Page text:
Among the many beautiful customs and traditions that winter brings is the annual celebration of Our Lady of Guadalupe at the Denver Art Museum. Our Lady of Guadalupe is one of the most beloved images in Mexican culture. It has transcended both times and borders. Since the sixteenth century, her story has been the subject of adoration and inspiration to artists from Mexico and beyond. Her devotees have embraced her as a symbol of protection from sickness, strength during social struggles, and comfort in moments of need. People from all over the world visit her basilica in large numbers, especially during the month of December, and in particular on her feast day, December 12, when pilgrims arrive to serenade her with the singing of the traditional Mañanitas.
This year at the Denver Art Museum, the kick-off celebration for Our Lady of Guadalupe is on December 13. It will feature for the first time the award-winning choir The Spirituals Project singing inspirational songs rooted in the African American tradition, in addition to the pre-Columbian dances and the multimedia presentation The Miracle of Tepeyac. The program also will include the children’s choir from the dual language Academia Ana Marie Sandoval, the Summit group from Rocky Mountain Children’s Choir, and the celebrated Grupo Tláloc Danza Azteca, a premier group of its kind in Denver and a sterling example of commitment to the community.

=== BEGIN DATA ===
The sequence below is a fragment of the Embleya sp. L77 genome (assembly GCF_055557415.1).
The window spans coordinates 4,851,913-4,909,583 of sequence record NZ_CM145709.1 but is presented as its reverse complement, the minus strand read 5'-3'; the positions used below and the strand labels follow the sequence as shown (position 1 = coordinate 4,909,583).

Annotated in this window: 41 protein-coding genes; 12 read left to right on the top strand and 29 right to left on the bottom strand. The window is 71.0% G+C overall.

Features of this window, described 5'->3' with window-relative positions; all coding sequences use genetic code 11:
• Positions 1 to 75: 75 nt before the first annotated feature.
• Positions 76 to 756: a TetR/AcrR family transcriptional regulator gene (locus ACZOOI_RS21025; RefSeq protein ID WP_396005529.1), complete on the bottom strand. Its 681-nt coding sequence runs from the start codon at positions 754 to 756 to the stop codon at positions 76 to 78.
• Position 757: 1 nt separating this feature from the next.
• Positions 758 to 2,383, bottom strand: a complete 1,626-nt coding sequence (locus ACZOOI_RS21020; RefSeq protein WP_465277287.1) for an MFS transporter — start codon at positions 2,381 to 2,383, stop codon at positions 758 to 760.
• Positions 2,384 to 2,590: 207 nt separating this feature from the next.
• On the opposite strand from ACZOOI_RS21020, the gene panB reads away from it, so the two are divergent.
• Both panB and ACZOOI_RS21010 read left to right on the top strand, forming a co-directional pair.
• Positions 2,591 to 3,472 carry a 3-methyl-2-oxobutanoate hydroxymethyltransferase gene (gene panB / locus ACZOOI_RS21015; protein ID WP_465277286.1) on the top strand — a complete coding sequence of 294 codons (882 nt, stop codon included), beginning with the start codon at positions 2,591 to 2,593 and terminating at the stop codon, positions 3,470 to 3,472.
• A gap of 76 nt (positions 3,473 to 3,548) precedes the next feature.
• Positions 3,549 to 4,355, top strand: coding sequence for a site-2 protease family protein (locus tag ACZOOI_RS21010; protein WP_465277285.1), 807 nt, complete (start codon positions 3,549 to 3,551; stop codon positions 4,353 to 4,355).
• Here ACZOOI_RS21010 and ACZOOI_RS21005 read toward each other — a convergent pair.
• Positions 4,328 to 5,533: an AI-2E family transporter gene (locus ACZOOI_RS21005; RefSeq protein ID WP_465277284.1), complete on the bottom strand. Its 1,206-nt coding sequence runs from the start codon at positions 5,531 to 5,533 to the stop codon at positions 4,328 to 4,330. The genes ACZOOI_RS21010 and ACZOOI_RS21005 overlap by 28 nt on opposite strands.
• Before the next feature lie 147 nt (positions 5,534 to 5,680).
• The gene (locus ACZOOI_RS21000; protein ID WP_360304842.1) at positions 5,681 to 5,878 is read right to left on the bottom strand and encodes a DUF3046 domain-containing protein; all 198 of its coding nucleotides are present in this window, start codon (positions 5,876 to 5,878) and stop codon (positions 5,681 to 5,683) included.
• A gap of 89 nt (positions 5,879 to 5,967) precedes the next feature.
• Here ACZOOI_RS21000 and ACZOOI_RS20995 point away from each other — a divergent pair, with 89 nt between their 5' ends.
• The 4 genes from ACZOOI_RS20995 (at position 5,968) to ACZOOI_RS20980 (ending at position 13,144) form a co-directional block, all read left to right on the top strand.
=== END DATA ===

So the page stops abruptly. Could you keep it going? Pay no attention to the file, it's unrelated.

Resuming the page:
The Miracle of Tepeyac will feature a multitude of talented contributions. The original music will be by nationally recognized performer and composer Kenny Passarelli. Choreography will be by Janelle Ayon, for many years a leading dancer with the international Ballet Folklórico de México. Accompanying the performances will be 3-D images from contemporary Japanese artist Taketo Kobayashi. As part of this performance, the acclaimed groups Danza Matachina Guadalupana and Comparsa Morelos en Denver will dance and bring color to the celebration with their traditional festive costumes.
The artistic contributions of each one of the performers will create a stellar, international program. Visitors are also encouraged to go to the North Building’s fourth level Spanish Colonial art galleries were there are several paintings of Our Lady of Guadalupe.
We are very fortunate at the Denver Art Museum to have magnificent art that represents different cultures, times, and history. We are honored to have these cultures reflected by performances representative of the living continuance of these traditions as we celebrate art and community.